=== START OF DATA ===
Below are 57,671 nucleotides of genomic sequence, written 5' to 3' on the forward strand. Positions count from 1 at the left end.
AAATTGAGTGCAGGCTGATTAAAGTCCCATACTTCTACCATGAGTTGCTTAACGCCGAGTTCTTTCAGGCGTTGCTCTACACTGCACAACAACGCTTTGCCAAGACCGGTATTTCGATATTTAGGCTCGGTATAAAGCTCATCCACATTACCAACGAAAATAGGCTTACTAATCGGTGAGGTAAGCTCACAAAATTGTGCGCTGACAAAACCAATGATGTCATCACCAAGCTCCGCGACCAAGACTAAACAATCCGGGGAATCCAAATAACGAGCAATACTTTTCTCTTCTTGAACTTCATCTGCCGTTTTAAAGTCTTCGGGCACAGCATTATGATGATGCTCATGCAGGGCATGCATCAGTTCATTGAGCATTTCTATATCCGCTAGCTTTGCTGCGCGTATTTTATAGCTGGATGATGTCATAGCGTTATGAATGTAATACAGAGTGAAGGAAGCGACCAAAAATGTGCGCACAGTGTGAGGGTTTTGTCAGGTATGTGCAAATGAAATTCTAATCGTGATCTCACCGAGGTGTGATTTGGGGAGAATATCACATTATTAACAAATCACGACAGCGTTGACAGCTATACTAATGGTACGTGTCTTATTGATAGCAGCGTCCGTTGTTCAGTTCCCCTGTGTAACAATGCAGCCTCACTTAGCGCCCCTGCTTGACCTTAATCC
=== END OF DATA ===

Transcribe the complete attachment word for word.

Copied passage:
Below are 57,671 nucleotides of genomic sequence, written 5' to 3' on the forward strand. Positions count from 1 at the left end.
AAATTGAGTGCAGGCTGATTAAAGTCCCATACTTCTACCATGAGTTGCTTAACGCCGAGTTCTTTCAGGCGTTGCTCTACACTGCACAACAACGCTTTGCCAAGACCGGTATTTCGATATTTAGGCTCGGTATAAAGCTCATCCACATTACCAACGAAAATAGGCTTACTAATCGGTGAGGTAAGCTCACAAAATTGTGCGCTGACAAAACCAATGATGTCATCACCAAGCTCCGCGACCAAGACTAAACAATCCGGGGAATCCAAATAACGAGCAATACTTTTCTCTTCTTGAACTTCATCTGCCGTTTTAAAGTCTTCGGGCACAGCATTATGATGATGCTCATGCAGGGCATGCATCAGTTCATTGAGCATTTCTATATCCGCTAGCTTTGCTGCGCGTATTTTATAGCTGGATGATGTCATAGCGTTATGAATGTAATACAGAGTGAAGGAAGCGACCAAAAATGTGCGCACAGTGTGAGGGTTTTGTCAGGTATGTGCAAATGAAATTCTAATCGTGATCTCACCGAGGTGTGATTTGGGGAGAATATCACATTATTAACAAATCACGACAGCGTTGACAGCTATACTAATGGTACGTGTCTTATTGATAGCAGCGTCCGTTGTTCAGTTCCCCTGTGTAACAATGCAGCCTCACTTAGCGCCCCTGCTTGACCTTAATCC